Allan and Neelie have reached a point where they have regained such an interest in one another that they plot to get married. Lydia overhears them while they consult volumes of law to see if they might get married. They determine, finally, that Allan should go to London to consult someone for help. Lydia takes this opportunity to also go to London, and at the train station, she contrives to make Allan her travel companion, leading to rumors that she and Allan Armadale went away together to get married. Before leaving for London, Lydia sends an anonymous letter to Major Milroy warning Miss Milroy against Allan Armadale, suggesting that his affections may be elsewhere. The result is that Major Milroy stipulates that Miss Milroy will go to school for six months and cut off contact with Allan; if the two of them should still wish to marry at the time, he would condone it. Lydia suggests that in order to kill time, Allan should take his yacht and meet herself and Midwinter after they have married in Naples, where he will be working for a while as a foreign correspondent. 

Bashwood has happened to see Allan and Lydia at the train station and becomes extremely jealous and angry that Lydia has deceived him since he had thought he was on her side against Allan. Furious and yet still madly in love with her, he decides to consult his son who is in the spying business to uncover Miss Gwilt's past to him. Jemmy, Bashwood's son, learns that Miss Gwilt had in the past poisoned a husband, and gotten off with just the minor charges of robbery. Subsequently, she had married a Captain Manuel (who already had a first wife) but he ditched her. It was at this point that she had tried to drown herself (an incident which precipitated the deaths of Allan Armadale's relatives and his coming to own Thorpe-Ambrose). 

By the time Jemmy tracks Lydia down, she has already married Midwinter, but Bashwood and Jemmy don't know it is Midwinter because the wedding registry reads Miss Lydia Gwilt and Allan Armadale, Midwinter's true name. After the two of them are married, things aren't great between them because Midwinter ends up being a kind of workaholic at his journalism. He also becomes extremely nervous, renewing his fears about Allan's prophetic dream. Soon after their marriage, Mr. Brock dies, and leaves a letter for Midwinter encouraging him to stick by Allan because he believes in him, and his faith leads him to believe that all will be well should the two of them remain close friends. Thus, Midwinter is torn between needing to stay away from Allan because of the superstition and his father's letter, and sticking with Allan because of Mr. Brock's encouraging words. 

Allan's yacht actually does get wrecked on his way to Naples, but he survives. He then engages an old yacht, but has some trouble securing a crew for a cruise he wanted to take. It happens that at Naples, Lydia encounters her second husband, Captain Manuel, who has become an impoverished chorus singer. When he asks her for money, she lets him know that Armadale is a rich man, naive, and in need of a crew. When Manuel asks her what her interests as far as the Englishman Armadale goes are, she refuses to give him any more information. Luckily for Lydia, Midwinter's superstition has been at a high due to the third scene in Allan's dream playing out recently when Lydia mixed a glass of lemonade, handing it over to Allan via Midwinter (she doesn't quite confess in her diary that she has slipped something into the drink but it is strongly suggested--Allan doesn't drink, though, because he smells brandy, which he avoids). Because of his superstition, Midwinter thinks that he and Lydia should not going on the cruise with Allan lest they inadvertently harm him. Allan Armadale's fate indeed seems sealed as he sails off with Manuel and his band of cutthroats.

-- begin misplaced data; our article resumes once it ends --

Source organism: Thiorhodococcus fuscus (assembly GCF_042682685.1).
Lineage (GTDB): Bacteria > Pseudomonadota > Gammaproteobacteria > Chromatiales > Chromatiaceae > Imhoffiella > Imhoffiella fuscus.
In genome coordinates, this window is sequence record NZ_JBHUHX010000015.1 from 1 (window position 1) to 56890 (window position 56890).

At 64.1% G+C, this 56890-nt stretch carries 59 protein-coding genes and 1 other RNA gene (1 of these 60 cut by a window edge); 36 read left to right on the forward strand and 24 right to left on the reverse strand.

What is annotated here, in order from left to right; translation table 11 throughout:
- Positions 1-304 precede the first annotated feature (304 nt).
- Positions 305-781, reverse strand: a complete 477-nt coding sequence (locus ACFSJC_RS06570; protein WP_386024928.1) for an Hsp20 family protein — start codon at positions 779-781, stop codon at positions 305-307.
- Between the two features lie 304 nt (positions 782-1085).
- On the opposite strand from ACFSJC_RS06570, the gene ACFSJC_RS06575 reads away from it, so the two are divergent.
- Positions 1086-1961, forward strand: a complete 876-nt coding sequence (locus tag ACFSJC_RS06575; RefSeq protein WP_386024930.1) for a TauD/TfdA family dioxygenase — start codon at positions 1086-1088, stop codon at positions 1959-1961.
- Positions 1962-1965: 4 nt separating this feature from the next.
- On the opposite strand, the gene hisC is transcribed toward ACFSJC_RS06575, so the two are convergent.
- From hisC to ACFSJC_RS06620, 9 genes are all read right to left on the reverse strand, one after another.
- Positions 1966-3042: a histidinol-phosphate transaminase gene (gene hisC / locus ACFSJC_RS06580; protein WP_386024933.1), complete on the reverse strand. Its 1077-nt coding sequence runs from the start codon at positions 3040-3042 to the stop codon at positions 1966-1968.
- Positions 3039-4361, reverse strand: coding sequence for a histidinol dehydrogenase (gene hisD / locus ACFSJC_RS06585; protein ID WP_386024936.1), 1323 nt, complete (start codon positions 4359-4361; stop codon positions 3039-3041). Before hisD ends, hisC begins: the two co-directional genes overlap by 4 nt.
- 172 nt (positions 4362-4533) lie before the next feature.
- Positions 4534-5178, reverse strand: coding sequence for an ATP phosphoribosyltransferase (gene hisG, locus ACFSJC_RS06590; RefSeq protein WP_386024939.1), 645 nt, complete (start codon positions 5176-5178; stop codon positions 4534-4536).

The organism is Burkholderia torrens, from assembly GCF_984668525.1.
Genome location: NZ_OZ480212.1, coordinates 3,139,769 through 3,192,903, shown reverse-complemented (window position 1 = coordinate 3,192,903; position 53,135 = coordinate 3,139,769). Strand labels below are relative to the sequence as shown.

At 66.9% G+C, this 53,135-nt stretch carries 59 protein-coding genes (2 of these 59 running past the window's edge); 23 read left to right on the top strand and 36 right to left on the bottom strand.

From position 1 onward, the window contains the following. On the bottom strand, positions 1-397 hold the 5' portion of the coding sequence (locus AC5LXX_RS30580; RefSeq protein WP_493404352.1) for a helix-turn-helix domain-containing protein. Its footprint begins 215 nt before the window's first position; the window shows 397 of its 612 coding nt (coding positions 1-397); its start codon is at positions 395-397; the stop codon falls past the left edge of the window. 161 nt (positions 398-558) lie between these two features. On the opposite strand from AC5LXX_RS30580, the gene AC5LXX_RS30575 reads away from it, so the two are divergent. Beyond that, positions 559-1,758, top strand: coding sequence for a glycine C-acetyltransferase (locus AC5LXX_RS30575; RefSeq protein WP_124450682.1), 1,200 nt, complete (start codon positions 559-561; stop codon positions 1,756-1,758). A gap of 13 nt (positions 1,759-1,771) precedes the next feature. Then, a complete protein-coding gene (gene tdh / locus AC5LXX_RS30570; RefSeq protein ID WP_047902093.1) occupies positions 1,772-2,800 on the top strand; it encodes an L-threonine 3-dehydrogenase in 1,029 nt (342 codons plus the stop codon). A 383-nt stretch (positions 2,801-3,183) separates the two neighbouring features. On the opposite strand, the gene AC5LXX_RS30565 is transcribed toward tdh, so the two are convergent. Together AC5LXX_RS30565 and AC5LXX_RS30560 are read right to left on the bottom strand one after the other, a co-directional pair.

During a storm, the crew nailed Allan below the decks and shattered the sea with the ship's wreckage, themselves taking off. News was borne that the yacht had been wrecked with all on board, and Lydia sets off for London intending to claim herself to be the widow of the late Allan Armadale. Despite some misgivings because of her true love of Midwinter, she still decides to act in her own self interest. In London, she finds Dr. Downward (of the house of Pimlico) involved with opening a sanitarium. Lydia manages to get him to sign that he had witnessed the marriage of Lydia and Allan, but as the lawyers were considering her claim, Allan Armadale wrote a letter declaring that he was alive, having escaped from the wreck with the aid of one man in his crew. He is recovering abroad, and will return soon to London. When Midwinter returns to London, Lydia repudiates him and declares herself the widow of Allan Armadale. Her last resort is to get Allan into the sanitarium the doctor has started--she sense someone to tell Allan at the station that Neelie was in the sanitarium. Since Midwinter also waits for Allan at the station, he too decides to go to the sanitarium with his friend. The men are each assigned to a room and Lydia's plan is to pump carbon dioxide into the room Allan is staying in. Things go awry when Midwinter has switched rooms with Allan, again because of Midwinter's superstitious forebodings. Lydia nearly kills Midwinter, rescuing him just in time. In despair for her evil acts, she actually closes herself into the room after pumping it full of the poisonous gas. Lydia dies, and in the end, Midwinter becomes a  successful writer, and Allan and Neelie get married and take up their place at Thorpe-Ambrose.